The Newey-West procedure is meant to adjust the covariance matrix of the parameters to account for autocorrelation and heteroskedasticity. It is typically used in financial applications when one estimates the alpha (a parameter in a regression model) of a portfolio or strategy. One would adjust the standard errors using the Newey-West procedure in order to obtain a better t-statistic to determine whether the strategy generates significant returns. In the case of multivariate regression, one can calculate the covariance matrix of the parameters, e.g. the covariance matrix that measures the uncertainty in your estimates of alpha and the beta in the above example. The standard error is merely derived from this matrix. Hence, correcting this covariance matrix of the estimates, leads to changing standard errors, and different results to t-tests.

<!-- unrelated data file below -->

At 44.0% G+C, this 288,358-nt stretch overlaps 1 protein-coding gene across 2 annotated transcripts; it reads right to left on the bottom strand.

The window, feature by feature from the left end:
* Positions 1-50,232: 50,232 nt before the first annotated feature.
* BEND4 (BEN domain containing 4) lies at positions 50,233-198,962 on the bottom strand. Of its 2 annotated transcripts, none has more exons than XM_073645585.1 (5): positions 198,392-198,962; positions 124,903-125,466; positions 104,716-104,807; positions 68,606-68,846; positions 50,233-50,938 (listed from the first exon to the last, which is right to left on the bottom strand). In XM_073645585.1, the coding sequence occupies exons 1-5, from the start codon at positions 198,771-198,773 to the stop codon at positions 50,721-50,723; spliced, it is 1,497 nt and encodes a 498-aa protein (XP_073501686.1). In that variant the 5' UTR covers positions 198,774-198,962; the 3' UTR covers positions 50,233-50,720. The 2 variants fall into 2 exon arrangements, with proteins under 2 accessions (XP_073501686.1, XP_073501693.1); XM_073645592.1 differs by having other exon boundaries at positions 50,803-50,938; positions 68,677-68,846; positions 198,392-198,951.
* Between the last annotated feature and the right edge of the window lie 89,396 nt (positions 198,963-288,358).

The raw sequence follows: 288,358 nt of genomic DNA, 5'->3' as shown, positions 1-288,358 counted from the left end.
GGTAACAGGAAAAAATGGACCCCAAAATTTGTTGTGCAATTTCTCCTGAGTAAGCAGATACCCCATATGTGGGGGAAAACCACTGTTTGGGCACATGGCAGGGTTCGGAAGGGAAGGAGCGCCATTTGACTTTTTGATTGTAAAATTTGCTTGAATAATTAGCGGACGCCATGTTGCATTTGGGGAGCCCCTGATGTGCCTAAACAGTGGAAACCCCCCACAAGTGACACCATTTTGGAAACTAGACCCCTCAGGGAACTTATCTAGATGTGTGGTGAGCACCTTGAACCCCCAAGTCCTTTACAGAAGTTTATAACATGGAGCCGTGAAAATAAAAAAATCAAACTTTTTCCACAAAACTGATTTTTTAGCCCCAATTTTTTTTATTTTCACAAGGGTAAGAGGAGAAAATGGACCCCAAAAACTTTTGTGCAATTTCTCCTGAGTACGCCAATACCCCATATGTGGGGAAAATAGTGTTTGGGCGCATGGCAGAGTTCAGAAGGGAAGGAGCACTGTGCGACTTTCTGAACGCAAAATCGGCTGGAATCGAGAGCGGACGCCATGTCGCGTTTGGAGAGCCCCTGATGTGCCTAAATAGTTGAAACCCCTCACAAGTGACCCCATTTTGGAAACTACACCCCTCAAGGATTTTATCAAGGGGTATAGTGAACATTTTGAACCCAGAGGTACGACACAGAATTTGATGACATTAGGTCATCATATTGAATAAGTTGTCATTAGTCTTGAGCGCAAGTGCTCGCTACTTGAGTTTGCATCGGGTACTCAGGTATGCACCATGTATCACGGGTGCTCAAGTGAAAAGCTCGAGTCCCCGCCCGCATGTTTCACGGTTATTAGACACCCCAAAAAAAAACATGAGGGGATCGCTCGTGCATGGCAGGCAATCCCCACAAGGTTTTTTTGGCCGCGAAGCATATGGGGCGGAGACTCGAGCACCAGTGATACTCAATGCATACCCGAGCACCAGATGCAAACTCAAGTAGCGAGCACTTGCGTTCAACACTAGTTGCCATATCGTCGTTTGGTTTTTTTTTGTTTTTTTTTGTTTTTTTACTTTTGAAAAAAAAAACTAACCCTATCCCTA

In the paper you linked to, they specifically refer to Newey-West standard errors, which is essentially the same thing as what I described above. They are worried about the impact of overlapping periods on the test statistic. This would not impact the regression coefficients, which is what seems to be your problem.